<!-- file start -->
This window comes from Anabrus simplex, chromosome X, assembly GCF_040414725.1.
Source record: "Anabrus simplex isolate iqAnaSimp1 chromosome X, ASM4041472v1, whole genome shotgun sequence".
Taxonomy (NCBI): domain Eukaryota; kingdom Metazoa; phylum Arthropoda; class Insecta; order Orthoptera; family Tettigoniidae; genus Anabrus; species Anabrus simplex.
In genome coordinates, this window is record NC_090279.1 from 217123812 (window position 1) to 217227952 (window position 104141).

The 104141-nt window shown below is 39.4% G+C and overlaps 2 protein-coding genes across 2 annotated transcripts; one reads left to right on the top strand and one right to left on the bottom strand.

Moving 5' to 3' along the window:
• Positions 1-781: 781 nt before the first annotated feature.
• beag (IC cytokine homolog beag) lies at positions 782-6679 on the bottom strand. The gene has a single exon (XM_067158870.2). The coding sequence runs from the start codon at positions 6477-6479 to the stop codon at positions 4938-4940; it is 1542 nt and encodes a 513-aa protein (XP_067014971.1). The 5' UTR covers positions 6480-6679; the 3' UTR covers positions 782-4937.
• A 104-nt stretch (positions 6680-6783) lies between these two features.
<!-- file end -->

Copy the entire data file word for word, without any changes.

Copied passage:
This window comes from Anabrus simplex, chromosome X, assembly GCF_040414725.1.
Source record: "Anabrus simplex isolate iqAnaSimp1 chromosome X, ASM4041472v1, whole genome shotgun sequence".
Taxonomy (NCBI): domain Eukaryota; kingdom Metazoa; phylum Arthropoda; class Insecta; order Orthoptera; family Tettigoniidae; genus Anabrus; species Anabrus simplex.
In genome coordinates, this window is record NC_090279.1 from 217123812 (window position 1) to 217227952 (window position 104141).

The 104141-nt window shown below is 39.4% G+C and overlaps 2 protein-coding genes across 2 annotated transcripts; one reads left to right on the top strand and one right to left on the bottom strand.

Moving 5' to 3' along the window:
• Positions 1-781: 781 nt before the first annotated feature.
• beag (IC cytokine homolog beag) lies at positions 782-6679 on the bottom strand. The gene has a single exon (XM_067158870.2). The coding sequence runs from the start codon at positions 6477-6479 to the stop codon at positions 4938-4940; it is 1542 nt and encodes a 513-aa protein (XP_067014971.1). The 5' UTR covers positions 6480-6679; the 3' UTR covers positions 782-4937.
• A 104-nt stretch (positions 6680-6783) lies between these two features.